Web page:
The erasing of the distinction between clergy and laity does not remove the danger of the abuse of power. Priests who see themselves, or are seen by the laity, primarily as managers, and perhaps as more-or-less interchangeable with their lay assistants, rather than as men consecrated to a special sacramental role, can very easily abuse the power which their managerial status gives them.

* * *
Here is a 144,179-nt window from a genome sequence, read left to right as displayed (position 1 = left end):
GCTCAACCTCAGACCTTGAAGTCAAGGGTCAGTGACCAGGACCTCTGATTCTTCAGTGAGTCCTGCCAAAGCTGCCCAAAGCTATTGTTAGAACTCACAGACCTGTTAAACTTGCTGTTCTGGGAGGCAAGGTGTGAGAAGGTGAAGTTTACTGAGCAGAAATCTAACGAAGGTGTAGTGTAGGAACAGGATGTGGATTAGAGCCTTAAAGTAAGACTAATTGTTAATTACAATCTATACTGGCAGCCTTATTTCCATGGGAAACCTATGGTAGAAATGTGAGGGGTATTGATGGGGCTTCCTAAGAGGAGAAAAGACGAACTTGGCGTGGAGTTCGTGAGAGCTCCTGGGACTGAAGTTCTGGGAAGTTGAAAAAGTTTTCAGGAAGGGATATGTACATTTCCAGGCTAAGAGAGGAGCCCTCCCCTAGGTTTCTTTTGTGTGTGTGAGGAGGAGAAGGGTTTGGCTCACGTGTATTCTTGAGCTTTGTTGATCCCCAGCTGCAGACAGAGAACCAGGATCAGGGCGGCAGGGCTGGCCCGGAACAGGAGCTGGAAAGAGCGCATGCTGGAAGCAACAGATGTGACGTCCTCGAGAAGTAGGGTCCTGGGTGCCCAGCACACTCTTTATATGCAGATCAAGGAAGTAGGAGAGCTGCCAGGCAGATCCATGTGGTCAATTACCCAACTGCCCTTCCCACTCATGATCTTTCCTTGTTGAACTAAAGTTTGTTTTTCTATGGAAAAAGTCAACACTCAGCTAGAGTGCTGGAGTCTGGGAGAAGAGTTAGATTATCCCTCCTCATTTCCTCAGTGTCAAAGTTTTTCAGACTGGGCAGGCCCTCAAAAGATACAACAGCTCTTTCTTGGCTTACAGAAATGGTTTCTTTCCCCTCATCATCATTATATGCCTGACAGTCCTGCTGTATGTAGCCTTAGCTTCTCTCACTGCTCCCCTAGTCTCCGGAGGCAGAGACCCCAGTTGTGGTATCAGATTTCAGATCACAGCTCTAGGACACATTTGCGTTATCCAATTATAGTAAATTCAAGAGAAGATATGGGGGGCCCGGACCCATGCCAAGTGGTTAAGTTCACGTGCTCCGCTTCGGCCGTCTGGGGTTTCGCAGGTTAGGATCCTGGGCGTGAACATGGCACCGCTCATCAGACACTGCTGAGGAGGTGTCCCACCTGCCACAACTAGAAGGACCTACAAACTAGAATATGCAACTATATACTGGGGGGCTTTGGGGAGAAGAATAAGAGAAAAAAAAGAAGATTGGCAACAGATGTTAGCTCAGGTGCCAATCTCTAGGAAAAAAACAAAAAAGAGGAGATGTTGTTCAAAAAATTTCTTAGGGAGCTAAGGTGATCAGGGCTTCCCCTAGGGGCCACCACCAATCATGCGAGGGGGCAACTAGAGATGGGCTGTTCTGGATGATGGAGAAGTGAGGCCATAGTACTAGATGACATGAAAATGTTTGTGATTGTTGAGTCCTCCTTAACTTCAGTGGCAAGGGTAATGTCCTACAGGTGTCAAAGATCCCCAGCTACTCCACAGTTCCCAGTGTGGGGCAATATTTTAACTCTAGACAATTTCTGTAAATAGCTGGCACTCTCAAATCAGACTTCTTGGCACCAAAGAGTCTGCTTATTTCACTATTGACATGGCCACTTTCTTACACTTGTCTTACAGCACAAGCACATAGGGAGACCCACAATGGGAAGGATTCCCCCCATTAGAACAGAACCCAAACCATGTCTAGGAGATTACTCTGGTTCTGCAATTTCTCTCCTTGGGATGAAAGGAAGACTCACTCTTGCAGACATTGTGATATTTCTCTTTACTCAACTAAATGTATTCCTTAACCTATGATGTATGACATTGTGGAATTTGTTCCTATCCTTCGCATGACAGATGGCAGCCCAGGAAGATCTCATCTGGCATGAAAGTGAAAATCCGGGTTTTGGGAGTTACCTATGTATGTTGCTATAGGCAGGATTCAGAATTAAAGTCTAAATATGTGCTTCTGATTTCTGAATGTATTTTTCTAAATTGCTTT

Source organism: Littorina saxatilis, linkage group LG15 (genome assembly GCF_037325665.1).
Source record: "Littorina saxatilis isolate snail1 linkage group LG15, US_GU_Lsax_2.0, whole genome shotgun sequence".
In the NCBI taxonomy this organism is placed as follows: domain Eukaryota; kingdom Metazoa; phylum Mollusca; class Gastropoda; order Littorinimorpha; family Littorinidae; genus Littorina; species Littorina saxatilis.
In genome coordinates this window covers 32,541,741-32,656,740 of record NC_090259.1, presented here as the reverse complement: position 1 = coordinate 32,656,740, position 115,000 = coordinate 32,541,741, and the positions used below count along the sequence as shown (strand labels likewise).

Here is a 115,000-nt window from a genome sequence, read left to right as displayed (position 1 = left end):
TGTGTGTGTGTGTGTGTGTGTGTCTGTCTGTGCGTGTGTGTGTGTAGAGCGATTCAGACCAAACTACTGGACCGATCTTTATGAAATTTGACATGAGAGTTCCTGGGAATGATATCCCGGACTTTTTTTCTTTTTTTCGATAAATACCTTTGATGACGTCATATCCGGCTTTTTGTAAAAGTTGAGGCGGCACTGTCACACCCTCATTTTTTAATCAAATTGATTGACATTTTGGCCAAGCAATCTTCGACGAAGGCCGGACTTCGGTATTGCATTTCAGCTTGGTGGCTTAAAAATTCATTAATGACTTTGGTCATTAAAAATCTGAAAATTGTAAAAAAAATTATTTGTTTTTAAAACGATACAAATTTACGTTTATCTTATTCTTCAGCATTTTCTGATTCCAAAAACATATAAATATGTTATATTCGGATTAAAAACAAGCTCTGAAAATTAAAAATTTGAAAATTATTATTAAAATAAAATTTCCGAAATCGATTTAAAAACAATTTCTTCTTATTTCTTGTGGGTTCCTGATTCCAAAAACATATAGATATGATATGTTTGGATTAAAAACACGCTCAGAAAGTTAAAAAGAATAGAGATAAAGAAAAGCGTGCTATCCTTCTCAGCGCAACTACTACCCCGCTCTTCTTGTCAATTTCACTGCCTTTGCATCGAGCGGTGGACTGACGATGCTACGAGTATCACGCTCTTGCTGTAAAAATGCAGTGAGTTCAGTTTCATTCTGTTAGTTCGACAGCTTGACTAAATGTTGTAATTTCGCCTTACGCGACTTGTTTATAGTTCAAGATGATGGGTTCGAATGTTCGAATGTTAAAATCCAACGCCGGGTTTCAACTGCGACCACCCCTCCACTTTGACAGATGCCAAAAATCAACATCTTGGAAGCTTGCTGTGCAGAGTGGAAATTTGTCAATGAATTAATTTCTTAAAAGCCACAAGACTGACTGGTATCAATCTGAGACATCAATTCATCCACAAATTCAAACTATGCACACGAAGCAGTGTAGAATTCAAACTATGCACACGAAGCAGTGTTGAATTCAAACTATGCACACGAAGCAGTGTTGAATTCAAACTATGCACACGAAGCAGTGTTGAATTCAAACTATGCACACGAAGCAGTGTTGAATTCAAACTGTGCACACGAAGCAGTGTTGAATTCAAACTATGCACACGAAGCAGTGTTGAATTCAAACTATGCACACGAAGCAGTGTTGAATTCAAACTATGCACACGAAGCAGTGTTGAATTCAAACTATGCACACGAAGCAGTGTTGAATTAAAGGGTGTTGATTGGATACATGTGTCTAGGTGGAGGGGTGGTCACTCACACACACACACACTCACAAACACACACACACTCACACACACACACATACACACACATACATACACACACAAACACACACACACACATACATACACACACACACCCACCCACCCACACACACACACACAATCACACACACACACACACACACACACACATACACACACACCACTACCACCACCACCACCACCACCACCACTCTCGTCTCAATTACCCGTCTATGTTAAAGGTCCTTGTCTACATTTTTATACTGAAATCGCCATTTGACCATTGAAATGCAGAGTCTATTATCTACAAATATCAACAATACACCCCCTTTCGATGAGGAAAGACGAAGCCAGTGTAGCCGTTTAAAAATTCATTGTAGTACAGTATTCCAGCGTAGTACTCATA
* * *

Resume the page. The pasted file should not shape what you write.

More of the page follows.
Even more dangerous is the substitution of personal charisma for formal clerical prerogatives, as the basis of a priest’s role in the community. It is clear enough where the role of the ordained priesthood begins and ends, what he has authority over and what he does not, what obligations he has and to whom he is responsible. A charismatic leader is not bound by any of this, and the devotion of his followers very easily opens up opportunities for abuse of all kinds.